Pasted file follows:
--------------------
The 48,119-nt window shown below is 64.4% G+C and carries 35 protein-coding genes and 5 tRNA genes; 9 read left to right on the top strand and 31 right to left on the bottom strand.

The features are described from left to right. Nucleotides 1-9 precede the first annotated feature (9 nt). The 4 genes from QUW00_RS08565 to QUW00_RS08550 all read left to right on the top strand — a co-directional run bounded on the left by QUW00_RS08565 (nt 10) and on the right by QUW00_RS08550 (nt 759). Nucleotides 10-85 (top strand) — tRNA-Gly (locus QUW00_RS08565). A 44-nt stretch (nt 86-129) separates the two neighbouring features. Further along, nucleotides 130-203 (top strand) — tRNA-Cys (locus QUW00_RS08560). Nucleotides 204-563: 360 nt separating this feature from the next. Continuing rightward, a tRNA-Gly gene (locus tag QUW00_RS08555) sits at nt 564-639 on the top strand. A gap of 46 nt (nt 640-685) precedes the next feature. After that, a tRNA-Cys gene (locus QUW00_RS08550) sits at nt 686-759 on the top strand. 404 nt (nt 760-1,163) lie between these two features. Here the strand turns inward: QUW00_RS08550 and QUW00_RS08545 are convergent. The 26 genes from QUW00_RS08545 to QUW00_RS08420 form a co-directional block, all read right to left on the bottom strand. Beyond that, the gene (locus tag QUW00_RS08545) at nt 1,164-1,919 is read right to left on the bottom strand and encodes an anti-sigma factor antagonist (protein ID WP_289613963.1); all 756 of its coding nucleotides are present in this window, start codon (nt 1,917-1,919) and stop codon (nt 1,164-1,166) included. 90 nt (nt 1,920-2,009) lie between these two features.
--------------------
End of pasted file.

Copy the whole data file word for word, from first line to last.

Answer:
The 48,119-nt window shown below is 64.4% G+C and carries 35 protein-coding genes and 5 tRNA genes; 9 read left to right on the top strand and 31 right to left on the bottom strand.

The features are described from left to right. Nucleotides 1-9 precede the first annotated feature (9 nt). The 4 genes from QUW00_RS08565 to QUW00_RS08550 all read left to right on the top strand — a co-directional run bounded on the left by QUW00_RS08565 (nt 10) and on the right by QUW00_RS08550 (nt 759). Nucleotides 10-85 (top strand) — tRNA-Gly (locus QUW00_RS08565). A 44-nt stretch (nt 86-129) separates the two neighbouring features. Further along, nucleotides 130-203 (top strand) — tRNA-Cys (locus QUW00_RS08560). Nucleotides 204-563: 360 nt separating this feature from the next. Continuing rightward, a tRNA-Gly gene (locus tag QUW00_RS08555) sits at nt 564-639 on the top strand. A gap of 46 nt (nt 640-685) precedes the next feature. After that, a tRNA-Cys gene (locus QUW00_RS08550) sits at nt 686-759 on the top strand. 404 nt (nt 760-1,163) lie between these two features. Here the strand turns inward: QUW00_RS08550 and QUW00_RS08545 are convergent. The 26 genes from QUW00_RS08545 to QUW00_RS08420 form a co-directional block, all read right to left on the bottom strand. Beyond that, the gene (locus tag QUW00_RS08545) at nt 1,164-1,919 is read right to left on the bottom strand and encodes an anti-sigma factor antagonist (protein ID WP_289613963.1); all 756 of its coding nucleotides are present in this window, start codon (nt 1,917-1,919) and stop codon (nt 1,164-1,166) included. 90 nt (nt 1,920-2,009) lie between these two features.